You should set up a professional social media account on a site such as LinkedIn or a more professional Facebook page that sellers and brokers can see. You should also abide by basic social media guidelines that anyone would use if they were going into a job interview. No pictures of drunken debauchery, no rage-infused political rants, no dirty jokes – you get the idea.

 

If a cursory search for your name turns up nothing but pictures of you partying hard – it may reflect poorly on you as a competent professional and leave sellers uncomfortable with your ability to get the job done. Clean up your social media image before anyone looks you up.

 

Are you a buyer looking at businesses and hadn’t considered your online image? Would you like to know what else you could do to make yourself more appealing to sellers? Please feel free to leave any questions or comments here, and we would be happy to help.

 

 

 

Michael Monnot

941.518.7138
Mike@InfinityBusinessBrokers.com
12995 South Cleveland Avenue, Suite 249
Fort Myers, FL 33907

www.InfinityBusinessBrokers.com

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The Good, Bad And Ugly: How To See Past The First Impression

It’s an age-old adage that first impressions are of the utmost importance. It’s why business people wear suits and why car dealerships keep the cars on their lots shiny and clean. It might seem like basic sales knowledge that in order to sell something, you need to make sure it is ready for that all-important first impression.

 

Business buyers who come to the business marketplace looking for a shiny, clean business are in for some serious disappointment, and that disappointment may lead some to either give up their business search or continue searching indefinitely.

 

Why?

 

Businesses, and small businesses in particular, can be ugly monsters. At a cursory first glance, a business that has recently listed might seem outrageously overpriced, have seemingly unintelligible financial records and look like an unorganized mess teetering on the brink of collapse. These terrible first impressions, however, mean that buyers regularly pass over perfectly good businesses just because they aren’t perfect.

 

Why do they look so bad?

 

Small business ownership is a tough gig. Owners who are very capable of holding everything together and helping the business grow may not be so great at keeping their books organized or at explaining why they listed the business for the price they did. As a buyer, you want a strong business, so overlooking businesses because the current owners focus more on the strength and growth of the business instead of focusing on neatly curated paperwork would be a very big mistake.

 

Another major first impression hurdle is the aesthetics – peeling paint, outdated decor, dirty floors – but again the point here is you want a business whose owner focused on the bones of the business itself, not someone who only worried that the place stayed immaculate.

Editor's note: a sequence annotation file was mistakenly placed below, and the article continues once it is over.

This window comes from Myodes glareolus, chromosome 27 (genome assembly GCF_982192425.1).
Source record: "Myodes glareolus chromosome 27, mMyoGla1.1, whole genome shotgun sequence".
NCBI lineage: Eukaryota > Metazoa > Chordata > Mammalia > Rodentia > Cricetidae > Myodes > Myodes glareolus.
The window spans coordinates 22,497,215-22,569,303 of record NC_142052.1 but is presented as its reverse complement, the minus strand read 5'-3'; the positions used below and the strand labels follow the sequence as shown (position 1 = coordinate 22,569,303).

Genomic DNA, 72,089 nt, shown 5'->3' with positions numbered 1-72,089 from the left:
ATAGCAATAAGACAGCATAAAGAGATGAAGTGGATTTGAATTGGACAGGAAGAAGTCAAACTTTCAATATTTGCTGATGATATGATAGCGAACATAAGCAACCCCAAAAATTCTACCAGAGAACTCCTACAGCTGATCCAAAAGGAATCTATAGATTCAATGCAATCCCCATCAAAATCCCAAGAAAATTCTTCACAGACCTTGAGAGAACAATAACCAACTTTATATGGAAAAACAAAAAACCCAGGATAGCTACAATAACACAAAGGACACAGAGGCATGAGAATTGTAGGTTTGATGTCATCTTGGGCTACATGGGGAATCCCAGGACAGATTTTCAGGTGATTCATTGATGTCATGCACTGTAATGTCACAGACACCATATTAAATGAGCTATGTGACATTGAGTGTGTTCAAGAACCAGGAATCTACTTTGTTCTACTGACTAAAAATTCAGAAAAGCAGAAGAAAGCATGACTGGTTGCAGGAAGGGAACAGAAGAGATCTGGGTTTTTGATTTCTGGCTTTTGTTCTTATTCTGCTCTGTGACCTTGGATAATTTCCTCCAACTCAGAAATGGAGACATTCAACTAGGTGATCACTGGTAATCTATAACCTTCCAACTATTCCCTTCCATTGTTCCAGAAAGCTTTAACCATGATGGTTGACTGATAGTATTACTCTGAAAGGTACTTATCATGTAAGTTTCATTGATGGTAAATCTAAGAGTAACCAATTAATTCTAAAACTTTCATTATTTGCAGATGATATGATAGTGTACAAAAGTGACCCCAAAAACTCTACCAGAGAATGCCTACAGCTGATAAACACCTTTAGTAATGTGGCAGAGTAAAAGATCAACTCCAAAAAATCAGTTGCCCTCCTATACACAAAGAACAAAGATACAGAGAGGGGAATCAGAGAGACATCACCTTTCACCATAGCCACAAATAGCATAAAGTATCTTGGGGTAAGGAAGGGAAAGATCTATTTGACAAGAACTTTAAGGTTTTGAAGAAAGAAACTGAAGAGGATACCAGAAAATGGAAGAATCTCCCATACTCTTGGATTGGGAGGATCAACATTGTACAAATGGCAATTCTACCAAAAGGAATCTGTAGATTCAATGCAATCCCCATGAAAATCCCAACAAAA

How do I see past the ugliness?

 

Get some professional help. Business brokers look at ugly (but wonderful) businesses every day, and they can help you as a buyer navigate the shoddy paperwork and stained carpet to see what you really would be buying underneath. When you buy a business, you aren’t really buying furnishings and a sign anyway – you are buying cash flow – so having someone to help you determine what the cash flow looks like for the businesses you find interesting can go a long way towards helping you make a decision.

 

As you start your business search try to remember that in the business for sale world, it’s not the first impression that counts.

 

Have you been searching for a business but haven’t found one that doesn’t come across as a complete train wreck? Would you like advice about how to see past the first impression to find great businesses? Please ask us! Leave comments or questions here and we would be happy to help.

 

 

Michael Monnot

941.518.7138
Mike@infinitybusinessbrokers.com
12995 South Cleveland Avenue, Suite 249
Fort Myers, FL 33907

http://www.infinitybusinessbrokers.com

 

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BEFORE You Get On The Plane – A Successful Business Buyer Trip

 

The rapid approach of another holiday season and the end of the year can cause a budding entrepreneur to rethink their current life and consider other options. New buyers come to the market curious about what life might be like as the owner of a business, and many who are visiting from northern climates experience the beautiful winter weather of Florida and seriously consider a move south.

 

There are amazing business ownership opportunities in the Sunshine State, and we would love to help you find the one that is right for you – but there is one very important element of the business buying process that buyers should know long before they set foot on a plane.

 

You absolutely, positively can’t call about a business one day and see it the next.

 

This one is frustrating for both business brokers and buyers alike. If you call us today and tell us you are only in town for another 24 hours and you want to see one of our businesses – the answer is no.

 

We would love to accommodate you, but it just isn’t possible, especially during this time of year.

 

In order to see a business, we would have to know that the business is right for you and that it is a business you could successfully afford. There is no sense in wasting your time looking at businesses you couldn’t or wouldn’t want to buy. Then you would have to sign the appropriate non-disclosure agreements. Then a showing would need to be coordinated between your schedule, the schedule of your broker, the schedule of the seller’s broker, the schedules of the sellers themselves and at a time when the business isn’t operating or when the employees will not be around (for confidentiality reasons).

 

This complicated mix of conversations, paperwork and meshing of schedules is going to be extremely tough during the holiday months in particular because many of the necessary parties are traveling or hosting family and won’t be available.